Baffled by Donald Trump’s popularity, some observers have sought to make sense of it with a familiar—and often misused—political label. “Trump is not really a Republican, he’s a populist,” historian Geoffrey Kabaservice told the Guardian. Sarah Palin, who herself often been described as a populist, wrote of the xenophobic real-estate magnate, "Trump has tapped into America’s great populist tradition by speaking to concerns of working class voters." And countless journalists have applied the P-word to Trump.
What is a populist, precisely? Is it someone who understands or represents ordinary people? Someone who speaks truth to power? Or who simply speaks the truth, unvarnished?
The term is a notoriously slippery one, yet there is no reason it should ever be applied to Trump.
The British scholar Peter Wiles, in a much-quoted 1969 definition, encapsulated populism as the belief that “virtue resides in the simple people, who are the overwhelming majority, and in their collective traditions.” Trump’s entire style, his gaudy bragging about his own wealth and achievements, is the opposite of the traditional populist celebration of ordinary humble people. Throughout Trump’s rhetoric runs the theme that wisdom is not to be found in ordinary people but in the leadership skills of Trump himself, who alone has the brains to squash the losers and make America great.
Moreover, as Daniel Drezner notes in The Washington Post, there’s little reason to think that Trump’s positions are popular ones outside the Republican base. Trump has called for the mass expulsion of undocumented immigrations and a reduction of the number of legal immigrants. Anti-immigrant nativism has been in a long-term secular decline since the early 1990s. In 1995, 65 percent of Americans told Gallup that the level of immigration should be decreased. By 2015, in a poll asking the same question, only 34 percent said immigration should go down (as against 65 percent who wanted to maintain the same level or increased).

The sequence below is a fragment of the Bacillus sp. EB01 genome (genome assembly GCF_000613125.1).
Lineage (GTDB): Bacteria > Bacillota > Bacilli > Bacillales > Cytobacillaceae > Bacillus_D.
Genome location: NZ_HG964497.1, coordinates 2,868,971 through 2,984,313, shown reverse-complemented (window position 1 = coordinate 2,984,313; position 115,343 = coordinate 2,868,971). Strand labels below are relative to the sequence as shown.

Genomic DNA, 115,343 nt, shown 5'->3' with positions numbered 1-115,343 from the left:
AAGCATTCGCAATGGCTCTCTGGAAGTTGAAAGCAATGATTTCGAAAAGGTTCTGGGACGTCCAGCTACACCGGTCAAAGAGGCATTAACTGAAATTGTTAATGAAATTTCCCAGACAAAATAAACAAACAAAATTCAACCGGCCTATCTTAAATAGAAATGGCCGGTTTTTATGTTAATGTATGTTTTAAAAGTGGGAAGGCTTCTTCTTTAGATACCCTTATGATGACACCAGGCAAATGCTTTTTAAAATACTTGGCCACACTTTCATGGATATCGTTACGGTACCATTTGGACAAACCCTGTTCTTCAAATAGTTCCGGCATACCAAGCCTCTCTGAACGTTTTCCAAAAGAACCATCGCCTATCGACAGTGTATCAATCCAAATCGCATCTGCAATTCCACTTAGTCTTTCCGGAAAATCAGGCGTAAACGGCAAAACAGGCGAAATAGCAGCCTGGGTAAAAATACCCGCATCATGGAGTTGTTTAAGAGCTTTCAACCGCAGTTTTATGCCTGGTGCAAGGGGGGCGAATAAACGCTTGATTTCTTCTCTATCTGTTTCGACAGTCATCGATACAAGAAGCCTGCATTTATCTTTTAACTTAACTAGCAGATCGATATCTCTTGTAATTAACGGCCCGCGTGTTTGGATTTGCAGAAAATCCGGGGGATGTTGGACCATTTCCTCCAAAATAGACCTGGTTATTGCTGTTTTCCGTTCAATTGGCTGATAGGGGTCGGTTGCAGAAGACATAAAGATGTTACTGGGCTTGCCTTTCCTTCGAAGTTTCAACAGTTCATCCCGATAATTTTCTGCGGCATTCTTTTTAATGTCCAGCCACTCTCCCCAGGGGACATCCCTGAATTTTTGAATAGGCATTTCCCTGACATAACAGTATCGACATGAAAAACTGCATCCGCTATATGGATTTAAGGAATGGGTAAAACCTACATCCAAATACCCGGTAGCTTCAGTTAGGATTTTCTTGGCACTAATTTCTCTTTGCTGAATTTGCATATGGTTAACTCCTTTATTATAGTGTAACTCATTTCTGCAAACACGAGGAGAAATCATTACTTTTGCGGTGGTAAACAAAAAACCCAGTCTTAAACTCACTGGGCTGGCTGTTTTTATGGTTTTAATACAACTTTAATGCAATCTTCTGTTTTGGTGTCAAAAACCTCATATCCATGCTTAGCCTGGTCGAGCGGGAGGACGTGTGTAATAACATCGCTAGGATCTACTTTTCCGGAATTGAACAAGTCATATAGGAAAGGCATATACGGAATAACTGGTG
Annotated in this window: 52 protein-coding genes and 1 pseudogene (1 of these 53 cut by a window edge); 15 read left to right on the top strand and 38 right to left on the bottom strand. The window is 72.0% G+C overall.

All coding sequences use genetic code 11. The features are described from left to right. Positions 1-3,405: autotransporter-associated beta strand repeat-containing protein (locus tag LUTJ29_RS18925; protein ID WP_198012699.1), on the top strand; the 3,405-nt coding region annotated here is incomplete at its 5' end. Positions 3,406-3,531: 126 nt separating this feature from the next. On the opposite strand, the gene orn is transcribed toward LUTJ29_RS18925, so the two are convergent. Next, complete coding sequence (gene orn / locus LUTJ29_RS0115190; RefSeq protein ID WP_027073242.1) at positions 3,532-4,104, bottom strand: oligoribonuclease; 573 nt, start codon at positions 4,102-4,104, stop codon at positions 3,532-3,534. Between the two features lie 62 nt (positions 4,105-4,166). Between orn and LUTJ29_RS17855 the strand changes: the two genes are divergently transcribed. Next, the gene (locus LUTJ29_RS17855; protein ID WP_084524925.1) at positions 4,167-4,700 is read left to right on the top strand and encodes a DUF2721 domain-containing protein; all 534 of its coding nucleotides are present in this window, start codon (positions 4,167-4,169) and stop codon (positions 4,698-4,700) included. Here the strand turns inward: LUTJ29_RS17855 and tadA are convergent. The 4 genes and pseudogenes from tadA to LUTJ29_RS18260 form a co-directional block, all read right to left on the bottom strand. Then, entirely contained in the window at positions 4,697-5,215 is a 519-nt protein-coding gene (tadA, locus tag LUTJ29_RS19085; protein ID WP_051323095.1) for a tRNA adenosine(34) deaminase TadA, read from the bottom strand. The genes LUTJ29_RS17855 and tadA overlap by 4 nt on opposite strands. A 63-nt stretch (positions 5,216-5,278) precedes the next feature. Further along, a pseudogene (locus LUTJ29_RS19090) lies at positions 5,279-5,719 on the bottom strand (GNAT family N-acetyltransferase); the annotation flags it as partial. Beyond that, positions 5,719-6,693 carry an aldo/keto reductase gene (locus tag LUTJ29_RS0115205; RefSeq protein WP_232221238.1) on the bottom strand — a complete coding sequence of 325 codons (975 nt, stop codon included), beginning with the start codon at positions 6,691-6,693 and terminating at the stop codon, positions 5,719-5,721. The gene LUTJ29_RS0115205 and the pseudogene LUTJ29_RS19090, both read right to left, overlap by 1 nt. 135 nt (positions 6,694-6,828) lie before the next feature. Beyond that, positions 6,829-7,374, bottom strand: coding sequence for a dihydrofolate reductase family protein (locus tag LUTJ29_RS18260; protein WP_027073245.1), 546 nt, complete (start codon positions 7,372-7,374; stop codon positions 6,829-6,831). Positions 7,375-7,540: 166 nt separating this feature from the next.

As The New York Times reported on the weekend, Trump's actual supporters come from a broad demographic swath of the Republican Party. "He leads among moderates and college-educated voters, despite a populist and anti-immigrant message thought to resonate most with conservatives and less-affluent voters," the Times noted. College-educated Republicans hardly constitute a populist constituency, so there is good reason to think Trump's putative populism deserves another label.
Rather than a populist, Trump is the voice of aggrieved privilege—of those who already are doing well but feel threatened by social change from below, whether in the form of Hispanic immigrants or uppity women (hence the loud applause he got at the first GOP debate when he derided “political correctness”). Far from being a defender of the little people against the elites, Trump plays to the anxiety of those who fear that their status is being challenged by people they regard as their social inferiors. That’s why the word “loser” is such a big part of his vocabulary.
Trump is not the first authoritarian bigot to be mislabeled a populist. In truth, the term almost always gets misused to describe movements that are all about persevering (and enhancing) hierarchy, not about creating a more egalitarian society. Populism has been misused to describe Joseph McCarthy’s anti-Communist crusade, the John Birch Society, and David Duke’s white nationalism, among others.
The person most responsible for the word's misuse is the great American historian Richard Hofstadter, who died in 1970 but whose deeply flawed work on right-wing radicalism remains influential. Prior to Hofstadter, American historians tended to have a positive view of the original populists—the agrarian movement that emerged in the 1880s in the form of the People’s Party and other groups, and which eventually shaped, in attenuated form, the agenda of the Democratic Party of the late nineteenth and early twentieth century. These original populists where radical small-d democrats who had a sweeping critique of the inequality of Gilded Age America, which saw the rise of giant corporations ruled by robber barons. They demanded government ownership of utilities like railroads, telephones, and telegraphs as well as a progressive income tax and democratic reforms like the direct election of senators and female suffrage.
In his 1955 Pulitzer Prize-winning book The Age of Reform, Hofstadter painted a much different picture of the original populists than had previously existed, arguing they were conspiracy-minded nativists and anti-Semites. For Hofstadter, populists were forerunners not of modern liberalism but of right-wing movements like McCarthyism. "My own interest has been drawn to that side of Populism and Progressivism—particularly of Populism—which seems very strongly to foreshadow some aspects of the cranky pseudo-conservatism of our time," he wrote (by "pseudo-conservatism," he meant McCarthyism).